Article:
Hi all! I was doing so well keeping up with a post for every week in the liturgical year, but all good things inevitably come to an end. 😂 My life right now is just not conducive to weekly blogging. It's all good stuff, but with my son starting college in the fall and other needs of my family, and me having a new job within my academic library world, I'm at full capacity. We're all doing GREAT though, and continuing on in our Byzantine rite journey. I'll check back in with updates when I can!
Thursday, May 25, 2023
Monday, May 15, 2023
|We've been doing lots of gardening these days!|
Springtime in our Byzantine rite parish is dawning with lots of talk of bringing back more in person events to continue to try and recover from the financial damage the pandemic wrought. The parish is so small at this point in terms of active families that the future is a bit unknown, but we're all praying for the best. 🙏 So that's really the big focus right now.
For our part, we're continuing to enjoy the Divine Liturgy and our weekly ritual of attending there. The kids and I go out for coffee afterwards each week, and they also enjoy that quite a bit. This week, the parish hosted a coffee hour after liturgy, so we attended that. We had our baked goods donation in tow, and were warmly embraceed and welcomed. I'm hoping for many, many more of these to come in the future!
Saturday, May 6, 2023
Hello everyone, and isn't it lovely that spring has finally sprung? 😀 At least around here, it's been Second Winter and then Mud Season for quite some time, spring has been hiding, to be sure. 😂 But finally, things are budding, the sun is out more, and Paschaltide feels absolutely sublime! As we continue our path towards the feast of the Ascension, we are enjoying these themed Sundays following Pascha. Next year I really need to consider the icon set commemorating these to add to my collection! I really enjoy displaying icons of the current and upcoming feasts.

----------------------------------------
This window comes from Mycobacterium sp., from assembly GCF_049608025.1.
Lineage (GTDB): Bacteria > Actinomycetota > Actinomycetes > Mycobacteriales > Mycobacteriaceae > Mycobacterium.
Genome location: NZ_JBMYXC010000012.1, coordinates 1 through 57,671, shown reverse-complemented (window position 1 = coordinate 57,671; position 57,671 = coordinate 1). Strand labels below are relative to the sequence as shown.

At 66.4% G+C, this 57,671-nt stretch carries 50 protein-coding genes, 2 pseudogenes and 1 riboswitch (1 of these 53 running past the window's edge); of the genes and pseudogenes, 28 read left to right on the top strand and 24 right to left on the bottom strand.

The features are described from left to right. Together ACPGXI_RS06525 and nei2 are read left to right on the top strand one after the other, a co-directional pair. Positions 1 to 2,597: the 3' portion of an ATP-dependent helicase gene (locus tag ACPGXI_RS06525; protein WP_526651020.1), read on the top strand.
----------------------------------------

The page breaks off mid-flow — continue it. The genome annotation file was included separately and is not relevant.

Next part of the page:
This past Sunday we arrived at Divine Liturgy right on time, and guess who forgot her little book for the inevitable situation when the sheets with the Propers were already all claimed?
Alas. :-0 So I did my best, but I simply MUST remember to look through that book and set the ribbons up accordingly *before* Divine Liturgy this weekend! We'll get there. But last Sunday, we learned about Jesus' healing powers, both in the Gospel and in the homily. After liturgy, we gathered to chat about the coffee klutch slated for the following week, and Anne and I plotted our baked good possibilities. I'm not much of a baker, so I ended up picking up a few pastries at the grocery store when we went yesterday, but Anne baked cupcakes this morning to bring! I'm really looking forward to it.
A quiet weekend, but things are going to be getting crazy with end-of-school-year ceremonies and milestones, and this mom is feeling pretty emotional about it. But I'm hanging in there! I'm truly looking forward to summer this year, and all of the lovliness, both spiritual and secular, that that season brings.
Saturday, April 29, 2023
But back to our churchy stuff. 😊 Last weekend, for the first time we had a chance to check out what is called the Typica in the Byzantine rite, which is the prescribed prayers and readings you can follow along with at home when you are unable to attend Divine Liturgy. Henry was a bit under the weather last Sunday morning, Anne was away at the camp for black belt candidates, and I woke up with a stiff neck and upper back that made it hard for me to physically get out of bed, let alone walk about with any level of comfort. 😬 So it was a staying in kind of Sunday for us last weekend!
I have a beautiful prayer book that includes the Typica, and I also have the book with the readings for every day of the year for those using the Divine Liturgy of St. John Chrysostom. These are both must have for Catholic Nerds, you see. ;-) And so we did our best to navigate along with this beautiful at home liturgy for the first time: